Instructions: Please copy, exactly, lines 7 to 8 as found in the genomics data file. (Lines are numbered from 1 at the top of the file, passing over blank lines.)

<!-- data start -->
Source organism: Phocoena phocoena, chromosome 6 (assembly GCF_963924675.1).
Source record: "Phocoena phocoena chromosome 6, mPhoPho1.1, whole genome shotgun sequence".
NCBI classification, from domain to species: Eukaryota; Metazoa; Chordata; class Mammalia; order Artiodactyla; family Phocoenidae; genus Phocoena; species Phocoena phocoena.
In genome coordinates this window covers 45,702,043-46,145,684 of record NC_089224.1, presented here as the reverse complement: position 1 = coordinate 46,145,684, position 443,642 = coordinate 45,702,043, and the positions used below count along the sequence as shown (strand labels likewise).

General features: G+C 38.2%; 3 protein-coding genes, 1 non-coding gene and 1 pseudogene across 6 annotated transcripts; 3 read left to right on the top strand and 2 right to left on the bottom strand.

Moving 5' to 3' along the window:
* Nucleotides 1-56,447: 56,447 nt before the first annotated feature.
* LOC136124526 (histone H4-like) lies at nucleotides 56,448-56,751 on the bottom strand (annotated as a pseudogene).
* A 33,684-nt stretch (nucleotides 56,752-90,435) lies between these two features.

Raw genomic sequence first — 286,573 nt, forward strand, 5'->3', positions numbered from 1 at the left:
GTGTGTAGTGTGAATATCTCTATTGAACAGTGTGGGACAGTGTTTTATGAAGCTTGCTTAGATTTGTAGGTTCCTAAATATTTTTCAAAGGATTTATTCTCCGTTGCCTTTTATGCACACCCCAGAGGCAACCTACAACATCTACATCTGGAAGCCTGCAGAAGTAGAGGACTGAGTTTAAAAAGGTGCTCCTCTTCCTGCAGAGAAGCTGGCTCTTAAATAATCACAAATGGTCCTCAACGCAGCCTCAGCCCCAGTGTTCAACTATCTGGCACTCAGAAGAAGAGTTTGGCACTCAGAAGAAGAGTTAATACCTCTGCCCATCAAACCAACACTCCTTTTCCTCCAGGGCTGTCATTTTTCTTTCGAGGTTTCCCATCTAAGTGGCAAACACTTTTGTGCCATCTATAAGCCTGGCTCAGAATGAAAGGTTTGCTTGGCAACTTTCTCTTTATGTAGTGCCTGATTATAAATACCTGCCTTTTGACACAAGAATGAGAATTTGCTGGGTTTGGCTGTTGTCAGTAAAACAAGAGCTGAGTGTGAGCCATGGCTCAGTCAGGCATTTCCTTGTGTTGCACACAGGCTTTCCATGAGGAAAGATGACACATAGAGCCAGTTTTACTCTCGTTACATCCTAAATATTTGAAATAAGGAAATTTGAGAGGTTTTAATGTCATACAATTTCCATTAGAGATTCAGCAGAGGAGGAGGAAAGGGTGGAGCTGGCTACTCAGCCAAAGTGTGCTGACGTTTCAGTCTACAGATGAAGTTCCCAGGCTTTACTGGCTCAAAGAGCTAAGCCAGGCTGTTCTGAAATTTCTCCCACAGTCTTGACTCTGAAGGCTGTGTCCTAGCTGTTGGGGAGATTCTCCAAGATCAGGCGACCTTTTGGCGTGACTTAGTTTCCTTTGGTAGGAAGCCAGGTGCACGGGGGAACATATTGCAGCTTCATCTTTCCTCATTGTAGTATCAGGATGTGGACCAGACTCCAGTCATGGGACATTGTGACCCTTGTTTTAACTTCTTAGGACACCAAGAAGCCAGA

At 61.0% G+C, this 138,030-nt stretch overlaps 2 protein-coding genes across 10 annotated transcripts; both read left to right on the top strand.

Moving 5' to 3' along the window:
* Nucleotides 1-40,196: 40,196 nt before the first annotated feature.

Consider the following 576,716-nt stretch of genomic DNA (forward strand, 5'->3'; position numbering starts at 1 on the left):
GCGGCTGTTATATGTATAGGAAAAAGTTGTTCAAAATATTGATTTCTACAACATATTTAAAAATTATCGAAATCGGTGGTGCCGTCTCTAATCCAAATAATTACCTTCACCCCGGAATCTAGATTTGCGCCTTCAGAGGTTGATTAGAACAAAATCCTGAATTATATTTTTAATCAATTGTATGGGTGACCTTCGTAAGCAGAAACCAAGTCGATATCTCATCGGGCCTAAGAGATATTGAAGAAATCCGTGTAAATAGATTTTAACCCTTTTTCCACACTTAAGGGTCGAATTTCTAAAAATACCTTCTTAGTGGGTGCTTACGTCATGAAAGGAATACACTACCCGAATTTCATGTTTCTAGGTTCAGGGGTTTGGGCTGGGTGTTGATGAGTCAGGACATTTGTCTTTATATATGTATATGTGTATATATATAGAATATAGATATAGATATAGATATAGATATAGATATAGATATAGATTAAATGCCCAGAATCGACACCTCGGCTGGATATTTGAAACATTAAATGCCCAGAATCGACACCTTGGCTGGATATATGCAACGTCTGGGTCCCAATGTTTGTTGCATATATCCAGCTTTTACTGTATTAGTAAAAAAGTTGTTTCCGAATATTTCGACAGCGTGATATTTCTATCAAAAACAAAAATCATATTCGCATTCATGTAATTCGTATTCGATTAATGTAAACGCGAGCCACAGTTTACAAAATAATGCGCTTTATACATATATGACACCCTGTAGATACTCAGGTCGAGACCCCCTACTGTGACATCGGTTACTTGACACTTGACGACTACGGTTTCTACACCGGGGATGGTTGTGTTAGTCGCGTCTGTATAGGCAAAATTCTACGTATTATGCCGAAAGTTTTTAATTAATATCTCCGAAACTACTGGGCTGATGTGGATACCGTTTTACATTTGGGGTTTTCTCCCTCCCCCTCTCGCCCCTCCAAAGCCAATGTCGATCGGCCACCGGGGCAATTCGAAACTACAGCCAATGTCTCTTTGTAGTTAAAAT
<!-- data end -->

* Nucleotides 1-56,447: 56,447 nt before the first annotated feature.
* LOC136124526 (histone H4-like) lies at nucleotides 56,448-56,751 on the bottom strand (annotated as a pseudogene).